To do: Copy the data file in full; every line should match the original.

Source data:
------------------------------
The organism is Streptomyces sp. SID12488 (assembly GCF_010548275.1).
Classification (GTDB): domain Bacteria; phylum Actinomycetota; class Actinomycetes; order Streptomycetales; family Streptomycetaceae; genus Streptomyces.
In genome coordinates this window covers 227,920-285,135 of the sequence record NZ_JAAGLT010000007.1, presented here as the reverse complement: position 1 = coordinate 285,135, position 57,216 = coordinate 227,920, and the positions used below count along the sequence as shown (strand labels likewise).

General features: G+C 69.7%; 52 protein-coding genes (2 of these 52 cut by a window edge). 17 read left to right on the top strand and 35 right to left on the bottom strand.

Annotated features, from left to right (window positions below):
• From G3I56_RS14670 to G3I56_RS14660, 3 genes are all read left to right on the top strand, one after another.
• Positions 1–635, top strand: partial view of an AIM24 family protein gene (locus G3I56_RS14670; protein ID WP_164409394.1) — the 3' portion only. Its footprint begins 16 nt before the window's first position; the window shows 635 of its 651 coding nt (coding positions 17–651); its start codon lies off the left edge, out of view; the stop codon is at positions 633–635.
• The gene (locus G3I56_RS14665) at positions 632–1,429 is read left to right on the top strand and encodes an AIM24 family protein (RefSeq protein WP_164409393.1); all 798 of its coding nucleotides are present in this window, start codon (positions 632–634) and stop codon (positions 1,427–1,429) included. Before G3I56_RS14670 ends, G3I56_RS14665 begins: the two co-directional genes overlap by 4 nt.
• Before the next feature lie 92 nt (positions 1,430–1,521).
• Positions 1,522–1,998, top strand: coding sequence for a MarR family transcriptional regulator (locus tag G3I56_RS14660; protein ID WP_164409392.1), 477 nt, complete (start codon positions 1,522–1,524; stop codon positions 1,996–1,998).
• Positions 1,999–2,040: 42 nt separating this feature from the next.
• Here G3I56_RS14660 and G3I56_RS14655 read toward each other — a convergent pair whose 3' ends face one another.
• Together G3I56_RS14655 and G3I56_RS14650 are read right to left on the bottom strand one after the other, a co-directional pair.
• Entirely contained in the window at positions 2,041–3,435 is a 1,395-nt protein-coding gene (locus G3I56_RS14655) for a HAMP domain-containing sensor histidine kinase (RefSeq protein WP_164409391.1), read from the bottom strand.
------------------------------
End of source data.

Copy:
The organism is Streptomyces sp. SID12488 (assembly GCF_010548275.1).
Classification (GTDB): domain Bacteria; phylum Actinomycetota; class Actinomycetes; order Streptomycetales; family Streptomycetaceae; genus Streptomyces.
In genome coordinates this window covers 227,920-285,135 of the sequence record NZ_JAAGLT010000007.1, presented here as the reverse complement: position 1 = coordinate 285,135, position 57,216 = coordinate 227,920, and the positions used below count along the sequence as shown (strand labels likewise).

General features: G+C 69.7%; 52 protein-coding genes (2 of these 52 cut by a window edge). 17 read left to right on the top strand and 35 right to left on the bottom strand.

Annotated features, from left to right (window positions below):
• From G3I56_RS14670 to G3I56_RS14660, 3 genes are all read left to right on the top strand, one after another.
• Positions 1–635, top strand: partial view of an AIM24 family protein gene (locus G3I56_RS14670; protein ID WP_164409394.1) — the 3' portion only. Its footprint begins 16 nt before the window's first position; the window shows 635 of its 651 coding nt (coding positions 17–651); its start codon lies off the left edge, out of view; the stop codon is at positions 633–635.
• The gene (locus G3I56_RS14665) at positions 632–1,429 is read left to right on the top strand and encodes an AIM24 family protein (RefSeq protein WP_164409393.1); all 798 of its coding nucleotides are present in this window, start codon (positions 632–634) and stop codon (positions 1,427–1,429) included. Before G3I56_RS14670 ends, G3I56_RS14665 begins: the two co-directional genes overlap by 4 nt.
• Before the next feature lie 92 nt (positions 1,430–1,521).
• Positions 1,522–1,998, top strand: coding sequence for a MarR family transcriptional regulator (locus tag G3I56_RS14660; protein ID WP_164409392.1), 477 nt, complete (start codon positions 1,522–1,524; stop codon positions 1,996–1,998).
• Positions 1,999–2,040: 42 nt separating this feature from the next.
• Here G3I56_RS14660 and G3I56_RS14655 read toward each other — a convergent pair whose 3' ends face one another.
• Together G3I56_RS14655 and G3I56_RS14650 are read right to left on the bottom strand one after the other, a co-directional pair.
• Entirely contained in the window at positions 2,041–3,435 is a 1,395-nt protein-coding gene (locus G3I56_RS14655) for a HAMP domain-containing sensor histidine kinase (RefSeq protein WP_164409391.1), read from the bottom strand.